Coming Out At Work

Wednesday, January 7th, 2015

Deciding to come out at as transgender in the workplace can be an intimidating experience. Being prepared and having a detailed plan in place can make the entire process easier on everyone involved.

Before making the decision to come out at work, there are a few things to consider.

  1. How is the atmosphere of your work environment? Are your coworkers, supervisors, and/or clients and customers LGBT friendly? Do people tell off-color or outright homophobic or transphobic jokes?
  2. Consider your job performance. Have you had good performance evaluations in the past? Are you a valued employee?
  3. Does your state, city or county have laws in place protecting you against discrimination based on gender identity or expression? In the United States, only 16 states and the District of Columbia have laws that offer protection against gender identity discrimination. For a complete list (which includes local jurisdictions), visit http://www.transgenderlaw.org/ndlaws/#jurisdictions.
  4. Does the company you work for have non-discrimination policy in place that specifically protects against discrimination based on gender and not just sex? If you work for a large corporation, the Human Rights Campaign has a Corporate Equality Index that may be useful. It is available on line at www.hrc.org/campaigns/corporate-equality-index.
  5. Determine if you will transition while you are on the job or if you will take time off and return after transitioning.
  6. If you have a mental health professional, discuss your decision with him or her prior to coming out.

Benefits of coming out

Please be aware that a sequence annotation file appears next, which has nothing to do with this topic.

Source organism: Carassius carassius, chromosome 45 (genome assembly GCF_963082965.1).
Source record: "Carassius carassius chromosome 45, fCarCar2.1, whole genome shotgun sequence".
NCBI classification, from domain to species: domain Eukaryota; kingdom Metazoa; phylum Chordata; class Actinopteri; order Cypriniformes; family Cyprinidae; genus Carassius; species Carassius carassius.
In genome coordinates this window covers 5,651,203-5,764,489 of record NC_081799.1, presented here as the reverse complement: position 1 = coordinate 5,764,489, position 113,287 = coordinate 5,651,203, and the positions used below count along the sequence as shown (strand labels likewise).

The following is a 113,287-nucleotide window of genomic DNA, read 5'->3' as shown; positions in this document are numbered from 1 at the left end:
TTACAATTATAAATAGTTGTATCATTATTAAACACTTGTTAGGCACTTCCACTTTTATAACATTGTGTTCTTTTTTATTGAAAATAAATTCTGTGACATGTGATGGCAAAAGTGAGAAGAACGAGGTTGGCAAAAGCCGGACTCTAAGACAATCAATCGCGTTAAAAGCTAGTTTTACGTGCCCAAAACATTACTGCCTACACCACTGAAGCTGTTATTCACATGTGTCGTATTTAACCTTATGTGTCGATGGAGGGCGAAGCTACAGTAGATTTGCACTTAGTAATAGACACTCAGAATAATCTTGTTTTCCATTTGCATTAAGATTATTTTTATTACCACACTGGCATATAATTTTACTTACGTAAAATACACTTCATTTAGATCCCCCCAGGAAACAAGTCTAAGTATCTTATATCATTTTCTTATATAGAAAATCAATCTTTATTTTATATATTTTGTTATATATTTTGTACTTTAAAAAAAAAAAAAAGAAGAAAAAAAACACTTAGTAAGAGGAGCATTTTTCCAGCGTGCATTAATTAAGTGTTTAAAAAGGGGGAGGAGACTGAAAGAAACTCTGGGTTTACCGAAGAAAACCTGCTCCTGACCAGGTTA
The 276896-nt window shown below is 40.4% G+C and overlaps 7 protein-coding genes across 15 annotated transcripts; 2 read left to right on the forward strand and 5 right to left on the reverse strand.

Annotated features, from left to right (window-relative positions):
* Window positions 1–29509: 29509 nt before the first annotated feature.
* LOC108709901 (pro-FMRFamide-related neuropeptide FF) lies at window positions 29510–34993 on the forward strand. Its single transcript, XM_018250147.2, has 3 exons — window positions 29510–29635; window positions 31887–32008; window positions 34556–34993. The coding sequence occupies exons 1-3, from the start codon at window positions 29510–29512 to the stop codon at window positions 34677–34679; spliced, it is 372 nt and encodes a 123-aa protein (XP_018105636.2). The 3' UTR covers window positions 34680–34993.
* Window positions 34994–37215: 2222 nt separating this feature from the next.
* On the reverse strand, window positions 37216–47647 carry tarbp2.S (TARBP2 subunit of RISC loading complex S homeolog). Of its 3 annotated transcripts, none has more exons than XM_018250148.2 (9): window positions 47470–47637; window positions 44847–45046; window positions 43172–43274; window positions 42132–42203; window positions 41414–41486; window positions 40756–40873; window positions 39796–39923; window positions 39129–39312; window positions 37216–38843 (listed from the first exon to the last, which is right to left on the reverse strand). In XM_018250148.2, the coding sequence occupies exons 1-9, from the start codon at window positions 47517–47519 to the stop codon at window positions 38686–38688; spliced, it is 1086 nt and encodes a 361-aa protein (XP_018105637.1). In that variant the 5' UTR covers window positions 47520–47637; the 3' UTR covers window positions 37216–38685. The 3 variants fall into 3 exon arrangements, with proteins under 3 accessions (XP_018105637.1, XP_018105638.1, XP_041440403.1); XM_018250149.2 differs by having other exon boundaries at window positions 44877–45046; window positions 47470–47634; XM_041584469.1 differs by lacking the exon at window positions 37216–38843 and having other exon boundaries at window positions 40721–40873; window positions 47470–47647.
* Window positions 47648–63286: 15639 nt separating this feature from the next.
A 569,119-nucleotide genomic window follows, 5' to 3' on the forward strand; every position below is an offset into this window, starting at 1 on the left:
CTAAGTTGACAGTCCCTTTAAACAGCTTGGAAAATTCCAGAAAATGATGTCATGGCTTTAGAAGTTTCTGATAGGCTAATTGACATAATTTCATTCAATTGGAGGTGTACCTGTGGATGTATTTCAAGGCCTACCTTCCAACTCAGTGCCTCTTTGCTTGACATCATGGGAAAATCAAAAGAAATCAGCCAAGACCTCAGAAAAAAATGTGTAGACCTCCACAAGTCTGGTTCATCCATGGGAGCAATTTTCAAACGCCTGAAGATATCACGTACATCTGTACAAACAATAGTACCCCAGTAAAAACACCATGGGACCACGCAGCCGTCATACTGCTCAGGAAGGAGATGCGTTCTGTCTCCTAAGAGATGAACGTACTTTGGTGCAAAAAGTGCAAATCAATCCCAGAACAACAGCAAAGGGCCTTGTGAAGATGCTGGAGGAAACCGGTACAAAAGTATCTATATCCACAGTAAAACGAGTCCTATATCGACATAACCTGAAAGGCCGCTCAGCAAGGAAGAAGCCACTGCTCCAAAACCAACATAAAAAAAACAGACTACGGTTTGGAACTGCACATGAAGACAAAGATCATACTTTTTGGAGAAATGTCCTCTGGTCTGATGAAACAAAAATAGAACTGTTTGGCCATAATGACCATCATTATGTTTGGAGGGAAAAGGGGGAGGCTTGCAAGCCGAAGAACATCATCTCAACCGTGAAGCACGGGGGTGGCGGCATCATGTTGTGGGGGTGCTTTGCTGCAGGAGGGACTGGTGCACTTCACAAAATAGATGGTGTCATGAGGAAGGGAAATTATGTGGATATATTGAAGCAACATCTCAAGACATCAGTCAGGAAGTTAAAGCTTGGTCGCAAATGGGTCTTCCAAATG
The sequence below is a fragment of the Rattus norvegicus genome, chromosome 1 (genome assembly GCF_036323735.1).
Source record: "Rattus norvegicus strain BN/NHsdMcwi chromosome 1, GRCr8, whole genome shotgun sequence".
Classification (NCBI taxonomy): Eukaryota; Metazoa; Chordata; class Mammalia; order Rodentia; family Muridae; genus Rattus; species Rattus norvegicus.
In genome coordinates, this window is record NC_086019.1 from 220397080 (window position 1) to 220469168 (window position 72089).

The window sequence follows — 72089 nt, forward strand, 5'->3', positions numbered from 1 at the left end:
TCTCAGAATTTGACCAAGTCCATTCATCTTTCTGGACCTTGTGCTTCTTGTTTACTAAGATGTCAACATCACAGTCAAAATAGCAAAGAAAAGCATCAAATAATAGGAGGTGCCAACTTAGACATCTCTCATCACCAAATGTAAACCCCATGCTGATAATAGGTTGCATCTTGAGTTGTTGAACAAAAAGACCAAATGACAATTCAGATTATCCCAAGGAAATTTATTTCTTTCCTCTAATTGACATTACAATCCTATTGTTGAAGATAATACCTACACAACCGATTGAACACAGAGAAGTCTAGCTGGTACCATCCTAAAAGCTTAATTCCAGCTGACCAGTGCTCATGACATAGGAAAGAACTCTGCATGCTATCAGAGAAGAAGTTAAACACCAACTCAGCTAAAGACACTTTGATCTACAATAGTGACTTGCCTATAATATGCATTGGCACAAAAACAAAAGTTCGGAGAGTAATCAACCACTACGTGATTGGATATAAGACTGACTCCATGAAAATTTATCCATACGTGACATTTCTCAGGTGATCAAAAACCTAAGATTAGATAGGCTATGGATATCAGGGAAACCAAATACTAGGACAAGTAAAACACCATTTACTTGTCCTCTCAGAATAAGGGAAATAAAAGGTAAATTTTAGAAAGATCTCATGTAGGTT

• Eliminates stress by allowing you to live a more authentic life.
  • It is empowering. You will be taking control of the situation so you will no longer have to worry that a boss or coworker will discover your secret on his or her own.
  • You will be able to develop deeper and more meaningful relationships with your peers.
  • You will be creating a more open work environment for yourself and others. Being open and honest about yourself may encourage other LGBT coworkers to come out.
  • Builds self esteem

Coming Out

Once you have made the decision to come out, there are several things you may do to make the process easier.

  1. Involve your therapist or a transition expert in make a plan. According to Transgender At Work (www.tgender.net), your plan should include:
    • A timeline for the transition process
    • Resolve foreseeable issues such as restroom usage, name, etc.
  2. Find a trans-friendly ally at work – especially in the human resources department – to come out to initially. A human resources supporter can be invaluable. We are available to work with human resources to write a plan, which will meet everyone’s needs.

After coming out, you should:

  • Be prepared to answer questions
  • Continue to perform you job duties
  • Dress in appropriate attire similar to what others are wearing.

 

While deciding when to come out as transgender may be difficult, following these guidelines ease the process for everyone involved. We are here to help throughout the transition process.  Please contact us at 201 S. University, Mt. Pleasant, MI 48858 or 989-572-0246 to schedule an appointment.